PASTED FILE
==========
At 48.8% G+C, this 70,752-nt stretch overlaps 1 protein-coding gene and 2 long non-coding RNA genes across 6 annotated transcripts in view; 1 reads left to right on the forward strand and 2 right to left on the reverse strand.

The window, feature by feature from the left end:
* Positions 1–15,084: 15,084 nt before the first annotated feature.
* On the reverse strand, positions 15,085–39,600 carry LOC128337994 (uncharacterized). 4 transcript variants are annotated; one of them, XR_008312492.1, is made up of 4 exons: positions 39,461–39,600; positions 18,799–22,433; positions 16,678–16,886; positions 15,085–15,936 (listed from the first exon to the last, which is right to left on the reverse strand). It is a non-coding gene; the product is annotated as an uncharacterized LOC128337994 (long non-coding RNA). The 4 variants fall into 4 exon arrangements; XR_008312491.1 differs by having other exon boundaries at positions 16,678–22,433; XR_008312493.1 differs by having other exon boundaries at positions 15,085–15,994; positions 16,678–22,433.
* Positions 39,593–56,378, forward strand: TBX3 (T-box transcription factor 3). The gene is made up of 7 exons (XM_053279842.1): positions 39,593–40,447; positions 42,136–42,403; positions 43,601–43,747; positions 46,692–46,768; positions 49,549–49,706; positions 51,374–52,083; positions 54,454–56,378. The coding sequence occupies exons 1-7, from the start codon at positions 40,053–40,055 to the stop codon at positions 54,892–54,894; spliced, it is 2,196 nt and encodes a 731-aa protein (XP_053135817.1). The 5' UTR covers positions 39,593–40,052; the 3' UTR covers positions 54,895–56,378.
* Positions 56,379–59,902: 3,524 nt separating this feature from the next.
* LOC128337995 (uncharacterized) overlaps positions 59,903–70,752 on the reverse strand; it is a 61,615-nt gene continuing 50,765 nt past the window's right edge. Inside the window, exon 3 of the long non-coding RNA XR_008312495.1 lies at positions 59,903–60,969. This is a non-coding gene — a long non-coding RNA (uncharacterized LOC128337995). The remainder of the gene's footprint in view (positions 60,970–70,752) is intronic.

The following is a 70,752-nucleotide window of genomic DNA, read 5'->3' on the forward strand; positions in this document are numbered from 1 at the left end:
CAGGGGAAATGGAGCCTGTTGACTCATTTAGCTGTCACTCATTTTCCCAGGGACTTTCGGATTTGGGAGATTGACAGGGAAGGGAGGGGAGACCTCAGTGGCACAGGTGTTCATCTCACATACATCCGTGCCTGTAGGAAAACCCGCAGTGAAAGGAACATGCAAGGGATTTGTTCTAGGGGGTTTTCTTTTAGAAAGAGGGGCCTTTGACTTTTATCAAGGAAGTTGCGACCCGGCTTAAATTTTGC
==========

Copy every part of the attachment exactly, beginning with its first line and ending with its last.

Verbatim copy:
At 48.8% G+C, this 70,752-nt stretch overlaps 1 protein-coding gene and 2 long non-coding RNA genes across 6 annotated transcripts in view; 1 reads left to right on the forward strand and 2 right to left on the reverse strand.

The window, feature by feature from the left end:
* Positions 1–15,084: 15,084 nt before the first annotated feature.
* On the reverse strand, positions 15,085–39,600 carry LOC128337994 (uncharacterized). 4 transcript variants are annotated; one of them, XR_008312492.1, is made up of 4 exons: positions 39,461–39,600; positions 18,799–22,433; positions 16,678–16,886; positions 15,085–15,936 (listed from the first exon to the last, which is right to left on the reverse strand). It is a non-coding gene; the product is annotated as an uncharacterized LOC128337994 (long non-coding RNA). The 4 variants fall into 4 exon arrangements; XR_008312491.1 differs by having other exon boundaries at positions 16,678–22,433; XR_008312493.1 differs by having other exon boundaries at positions 15,085–15,994; positions 16,678–22,433.
* Positions 39,593–56,378, forward strand: TBX3 (T-box transcription factor 3). The gene is made up of 7 exons (XM_053279842.1): positions 39,593–40,447; positions 42,136–42,403; positions 43,601–43,747; positions 46,692–46,768; positions 49,549–49,706; positions 51,374–52,083; positions 54,454–56,378. The coding sequence occupies exons 1-7, from the start codon at positions 40,053–40,055 to the stop codon at positions 54,892–54,894; spliced, it is 2,196 nt and encodes a 731-aa protein (XP_053135817.1). The 5' UTR covers positions 39,593–40,052; the 3' UTR covers positions 54,895–56,378.
* Positions 56,379–59,902: 3,524 nt separating this feature from the next.
* LOC128337995 (uncharacterized) overlaps positions 59,903–70,752 on the reverse strand; it is a 61,615-nt gene continuing 50,765 nt past the window's right edge. Inside the window, exon 3 of the long non-coding RNA XR_008312495.1 lies at positions 59,903–60,969. This is a non-coding gene — a long non-coding RNA (uncharacterized LOC128337995). The remainder of the gene's footprint in view (positions 60,970–70,752) is intronic.

The following is a 70,752-nucleotide window of genomic DNA, read 5'->3' on the forward strand; positions in this document are numbered from 1 at the left end:
CAGGGGAAATGGAGCCTGTTGACTCATTTAGCTGTCACTCATTTTCCCAGGGACTTTCGGATTTGGGAGATTGACAGGGAAGGGAGGGGAGACCTCAGTGGCACAGGTGTTCATCTCACATACATCCGTGCCTGTAGGAAAACCCGCAGTGAAAGGAACATGCAAGGGATTTGTTCTAGGGGGTTTTCTTTTAGAAAGAGGGGCCTTTGACTTTTATCAAGGAAGTTGCGACCCGGCTTAAATTTTGC